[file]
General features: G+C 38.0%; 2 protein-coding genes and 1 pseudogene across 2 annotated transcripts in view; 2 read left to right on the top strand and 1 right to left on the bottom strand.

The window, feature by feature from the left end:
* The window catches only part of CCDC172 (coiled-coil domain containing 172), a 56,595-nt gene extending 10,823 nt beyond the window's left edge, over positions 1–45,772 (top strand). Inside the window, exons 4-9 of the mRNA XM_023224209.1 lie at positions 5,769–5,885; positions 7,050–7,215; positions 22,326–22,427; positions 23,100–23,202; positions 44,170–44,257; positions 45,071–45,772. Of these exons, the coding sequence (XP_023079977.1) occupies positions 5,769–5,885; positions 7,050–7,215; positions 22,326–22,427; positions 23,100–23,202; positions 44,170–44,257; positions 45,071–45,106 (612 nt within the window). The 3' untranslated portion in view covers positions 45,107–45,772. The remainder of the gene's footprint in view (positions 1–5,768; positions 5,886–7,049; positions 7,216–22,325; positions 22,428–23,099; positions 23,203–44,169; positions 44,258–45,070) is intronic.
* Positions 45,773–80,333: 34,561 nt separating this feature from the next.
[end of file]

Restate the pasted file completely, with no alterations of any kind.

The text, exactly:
General features: G+C 38.0%; 2 protein-coding genes and 1 pseudogene across 2 annotated transcripts in view; 2 read left to right on the top strand and 1 right to left on the bottom strand.

The window, feature by feature from the left end:
* The window catches only part of CCDC172 (coiled-coil domain containing 172), a 56,595-nt gene extending 10,823 nt beyond the window's left edge, over positions 1–45,772 (top strand). Inside the window, exons 4-9 of the mRNA XM_023224209.1 lie at positions 5,769–5,885; positions 7,050–7,215; positions 22,326–22,427; positions 23,100–23,202; positions 44,170–44,257; positions 45,071–45,772. Of these exons, the coding sequence (XP_023079977.1) occupies positions 5,769–5,885; positions 7,050–7,215; positions 22,326–22,427; positions 23,100–23,202; positions 44,170–44,257; positions 45,071–45,106 (612 nt within the window). The 3' untranslated portion in view covers positions 45,107–45,772. The remainder of the gene's footprint in view (positions 1–5,768; positions 5,886–7,049; positions 7,216–22,325; positions 22,428–23,099; positions 23,203–44,169; positions 44,258–45,070) is intronic.
* Positions 45,773–80,333: 34,561 nt separating this feature from the next.